Extended use of bupropion, an antidepressant, may help people quit smoking, according to a new study.

Bupropion is sold as Wellbutrin and Zyban, and the key may lie in smokers taking it for longer periods of time before stopping smoking. In the study, done by University at Buffalo researchers, one group of subjects received three weeks of a placebo; the other group received three weeks of bupropion; and everyone received bupropion after that. All of the subjects also received smoking cessation counseling.

“One of the things I love about this type of study is that everybody gets a good treatment,” said Larry Hawk, Ph.D., a university psychologist, whose father died from a smoking-related cancer. “Our control group is getting standard effective therapy. One of the reasons that’s important to me is people often come in with several failed attempts to quit. These treatments give them a sense that this time they’ll be more successful — before they get to their quit day.”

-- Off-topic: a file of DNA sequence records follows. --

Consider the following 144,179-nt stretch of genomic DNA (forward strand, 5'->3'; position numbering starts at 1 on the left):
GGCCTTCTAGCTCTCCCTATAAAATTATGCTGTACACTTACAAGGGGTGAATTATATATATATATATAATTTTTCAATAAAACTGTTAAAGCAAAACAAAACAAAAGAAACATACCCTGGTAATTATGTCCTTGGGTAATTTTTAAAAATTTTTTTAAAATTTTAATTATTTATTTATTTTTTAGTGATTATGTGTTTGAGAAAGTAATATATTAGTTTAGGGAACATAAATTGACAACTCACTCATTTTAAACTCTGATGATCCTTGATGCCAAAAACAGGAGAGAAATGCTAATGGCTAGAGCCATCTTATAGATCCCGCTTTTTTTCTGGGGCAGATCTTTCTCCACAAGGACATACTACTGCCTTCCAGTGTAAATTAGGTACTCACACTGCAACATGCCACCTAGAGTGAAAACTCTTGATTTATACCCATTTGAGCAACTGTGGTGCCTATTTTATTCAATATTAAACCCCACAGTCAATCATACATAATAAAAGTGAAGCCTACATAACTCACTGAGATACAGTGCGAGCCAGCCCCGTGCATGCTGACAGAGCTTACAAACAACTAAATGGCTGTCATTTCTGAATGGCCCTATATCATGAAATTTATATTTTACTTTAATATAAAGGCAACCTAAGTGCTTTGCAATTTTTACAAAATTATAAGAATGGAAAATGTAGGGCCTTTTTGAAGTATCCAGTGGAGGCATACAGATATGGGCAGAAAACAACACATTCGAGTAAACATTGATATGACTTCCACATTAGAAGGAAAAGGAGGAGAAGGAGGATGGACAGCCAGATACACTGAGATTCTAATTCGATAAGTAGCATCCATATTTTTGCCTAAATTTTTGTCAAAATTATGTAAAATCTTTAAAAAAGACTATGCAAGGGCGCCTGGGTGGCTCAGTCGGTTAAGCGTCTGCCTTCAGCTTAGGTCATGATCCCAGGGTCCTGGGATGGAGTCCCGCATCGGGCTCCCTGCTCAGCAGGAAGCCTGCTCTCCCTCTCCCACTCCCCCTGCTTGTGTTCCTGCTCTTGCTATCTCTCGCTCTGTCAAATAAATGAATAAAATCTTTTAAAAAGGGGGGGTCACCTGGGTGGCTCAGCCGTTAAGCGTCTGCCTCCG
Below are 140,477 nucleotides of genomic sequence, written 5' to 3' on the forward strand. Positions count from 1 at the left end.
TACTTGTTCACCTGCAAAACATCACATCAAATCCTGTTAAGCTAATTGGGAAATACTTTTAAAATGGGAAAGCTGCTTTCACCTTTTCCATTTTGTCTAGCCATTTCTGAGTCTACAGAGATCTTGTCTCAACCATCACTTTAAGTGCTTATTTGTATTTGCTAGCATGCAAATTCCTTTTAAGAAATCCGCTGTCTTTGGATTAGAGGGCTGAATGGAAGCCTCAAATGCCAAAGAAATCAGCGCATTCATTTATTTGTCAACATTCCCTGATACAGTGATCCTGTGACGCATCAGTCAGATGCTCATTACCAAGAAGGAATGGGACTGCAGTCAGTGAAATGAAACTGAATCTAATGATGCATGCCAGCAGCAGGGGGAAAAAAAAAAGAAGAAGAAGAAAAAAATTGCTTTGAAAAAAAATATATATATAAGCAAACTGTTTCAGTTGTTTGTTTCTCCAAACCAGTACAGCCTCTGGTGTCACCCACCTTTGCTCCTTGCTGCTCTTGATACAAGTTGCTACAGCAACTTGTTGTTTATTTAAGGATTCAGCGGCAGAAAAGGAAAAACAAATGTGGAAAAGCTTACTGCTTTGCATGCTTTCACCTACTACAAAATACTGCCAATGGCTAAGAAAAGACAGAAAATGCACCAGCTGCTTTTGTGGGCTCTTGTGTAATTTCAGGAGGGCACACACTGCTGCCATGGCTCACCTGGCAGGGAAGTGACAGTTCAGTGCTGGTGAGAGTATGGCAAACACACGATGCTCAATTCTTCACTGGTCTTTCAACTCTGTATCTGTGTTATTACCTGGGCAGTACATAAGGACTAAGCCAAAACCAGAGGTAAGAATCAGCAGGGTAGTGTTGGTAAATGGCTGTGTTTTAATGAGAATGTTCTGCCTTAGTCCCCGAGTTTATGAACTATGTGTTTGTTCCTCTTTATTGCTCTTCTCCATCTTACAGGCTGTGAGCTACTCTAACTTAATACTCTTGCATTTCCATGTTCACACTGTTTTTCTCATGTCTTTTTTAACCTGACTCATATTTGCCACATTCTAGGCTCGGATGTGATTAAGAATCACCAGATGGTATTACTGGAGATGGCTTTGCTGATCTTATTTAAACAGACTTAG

Those who had extended use of bupropion prior to quitting had less craving or withdrawal. More than half of those in the extended group remained smoke-free a month after quitting, compared to 31% of those in the standard treatment group.

Results appear in Nicotine & Tobacco Research.